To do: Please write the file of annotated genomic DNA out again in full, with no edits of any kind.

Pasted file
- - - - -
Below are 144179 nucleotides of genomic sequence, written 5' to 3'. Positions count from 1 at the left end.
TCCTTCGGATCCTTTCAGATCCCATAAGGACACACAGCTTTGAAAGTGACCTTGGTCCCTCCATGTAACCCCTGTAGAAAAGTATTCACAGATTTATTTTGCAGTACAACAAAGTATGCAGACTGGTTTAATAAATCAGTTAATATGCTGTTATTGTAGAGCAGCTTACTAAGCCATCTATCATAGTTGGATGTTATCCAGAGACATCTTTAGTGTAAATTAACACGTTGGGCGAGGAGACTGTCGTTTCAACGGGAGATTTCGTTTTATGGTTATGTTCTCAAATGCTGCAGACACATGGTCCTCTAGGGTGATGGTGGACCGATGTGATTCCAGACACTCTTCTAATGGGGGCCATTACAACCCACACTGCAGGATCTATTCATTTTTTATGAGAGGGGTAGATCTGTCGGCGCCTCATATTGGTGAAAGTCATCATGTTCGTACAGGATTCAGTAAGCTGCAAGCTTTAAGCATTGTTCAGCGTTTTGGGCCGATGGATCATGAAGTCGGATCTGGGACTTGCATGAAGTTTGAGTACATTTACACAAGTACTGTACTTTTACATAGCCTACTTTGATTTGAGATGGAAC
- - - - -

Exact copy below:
Below are 144179 nucleotides of genomic sequence, written 5' to 3'. Positions count from 1 at the left end.
TCCTTCGGATCCTTTCAGATCCCATAAGGACACACAGCTTTGAAAGTGACCTTGGTCCCTCCATGTAACCCCTGTAGAAAAGTATTCACAGATTTATTTTGCAGTACAACAAAGTATGCAGACTGGTTTAATAAATCAGTTAATATGCTGTTATTGTAGAGCAGCTTACTAAGCCATCTATCATAGTTGGATGTTATCCAGAGACATCTTTAGTGTAAATTAACACGTTGGGCGAGGAGACTGTCGTTTCAACGGGAGATTTCGTTTTATGGTTATGTTCTCAAATGCTGCAGACACATGGTCCTCTAGGGTGATGGTGGACCGATGTGATTCCAGACACTCTTCTAATGGGGGCCATTACAACCCACACTGCAGGATCTATTCATTTTTTATGAGAGGGGTAGATCTGTCGGCGCCTCATATTGGTGAAAGTCATCATGTTCGTACAGGATTCAGTAAGCTGCAAGCTTTAAGCATTGTTCAGCGTTTTGGGCCGATGGATCATGAAGTCGGATCTGGGACTTGCATGAAGTTTGAGTACATTTACACAAGTACTGTACTTTTACATAGCCTACTTTGATTTGAGATGGAAC